Tea Party

facebook

The co-founder of the Sooner Tea Party has been fined $1,000 for felony blackmail and computer crimes convictions.

Al Gerhart was sentenced Tuesday in Oklahoma County District Court. He faced up to ten years in prison, but the jury that convicted him in May recommended that he not serve prison time and the judge followed the jury's recommendation.

It's easy to forget that the tea party movement is still less than 5 years old. Its successes include the 2010 midterm elections, when it helped the GOP win back the U.S. House.

It was once again a noisy and resurgent player in American politics in 2013. But that doesn't mean it was a year of victories: The movement's campaign to repeal Obamacare failed, and public approval hit near-record lows after the tea party forced a partial government shutdown. Even tea party events aren't as large as they once were.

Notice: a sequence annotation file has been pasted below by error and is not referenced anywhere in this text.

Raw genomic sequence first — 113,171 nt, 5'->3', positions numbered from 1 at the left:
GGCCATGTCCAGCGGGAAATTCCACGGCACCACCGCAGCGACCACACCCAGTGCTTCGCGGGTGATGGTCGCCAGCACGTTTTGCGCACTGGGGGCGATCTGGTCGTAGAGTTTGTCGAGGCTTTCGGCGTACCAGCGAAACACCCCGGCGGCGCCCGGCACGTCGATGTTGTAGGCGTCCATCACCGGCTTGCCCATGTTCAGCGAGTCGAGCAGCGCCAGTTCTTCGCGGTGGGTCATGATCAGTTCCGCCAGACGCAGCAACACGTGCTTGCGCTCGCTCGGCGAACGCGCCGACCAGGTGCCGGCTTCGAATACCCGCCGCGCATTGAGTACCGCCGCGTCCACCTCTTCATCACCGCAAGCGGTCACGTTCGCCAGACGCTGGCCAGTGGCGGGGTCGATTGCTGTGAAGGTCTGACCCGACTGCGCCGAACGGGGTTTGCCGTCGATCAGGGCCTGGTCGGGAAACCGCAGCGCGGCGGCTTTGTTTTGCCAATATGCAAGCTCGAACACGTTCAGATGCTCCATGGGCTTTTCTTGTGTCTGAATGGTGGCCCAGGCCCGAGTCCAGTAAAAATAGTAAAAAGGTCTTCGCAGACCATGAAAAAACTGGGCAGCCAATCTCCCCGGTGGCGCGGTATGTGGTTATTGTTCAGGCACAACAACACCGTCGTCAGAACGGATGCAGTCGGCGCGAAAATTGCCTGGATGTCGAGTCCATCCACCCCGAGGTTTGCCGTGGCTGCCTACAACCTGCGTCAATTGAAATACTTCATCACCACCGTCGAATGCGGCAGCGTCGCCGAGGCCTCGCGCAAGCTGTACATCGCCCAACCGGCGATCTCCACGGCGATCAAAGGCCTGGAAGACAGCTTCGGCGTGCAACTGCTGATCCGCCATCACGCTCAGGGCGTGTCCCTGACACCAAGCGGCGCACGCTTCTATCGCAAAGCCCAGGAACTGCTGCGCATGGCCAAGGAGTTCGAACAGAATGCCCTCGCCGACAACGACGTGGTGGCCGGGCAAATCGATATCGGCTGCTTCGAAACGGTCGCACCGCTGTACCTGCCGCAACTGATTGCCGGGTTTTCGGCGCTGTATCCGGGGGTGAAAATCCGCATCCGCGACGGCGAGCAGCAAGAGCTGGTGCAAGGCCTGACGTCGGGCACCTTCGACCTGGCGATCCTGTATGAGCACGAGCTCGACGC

Sean MacEnte / Flickr.com

A judge has refused to dismiss blackmail charges filed against the co-founder of the Sooner Tea Party.

Thursday's ruling clears the way for Al Gerhart to go to trial in January on charges of blackmail and violating the Oklahoma Computer Crimes Act. Prosecutors say Gerhart sent an email with the intent to intimidate Republican Sen. Cliff Branan of OklahomaCity, who is chairman of the Senate Energy Committee.

The fate of a bill that would stop communities from putting parts of a voluntary United Nations sustainability program called Agenda 21 into place may not make it out of a state Senate committee. Oklahoma Tea Party leader Al Gerhart is under investigation for an email he sent to Sen. Cliff Branan promising trouble if the bill failed in the senator's committee.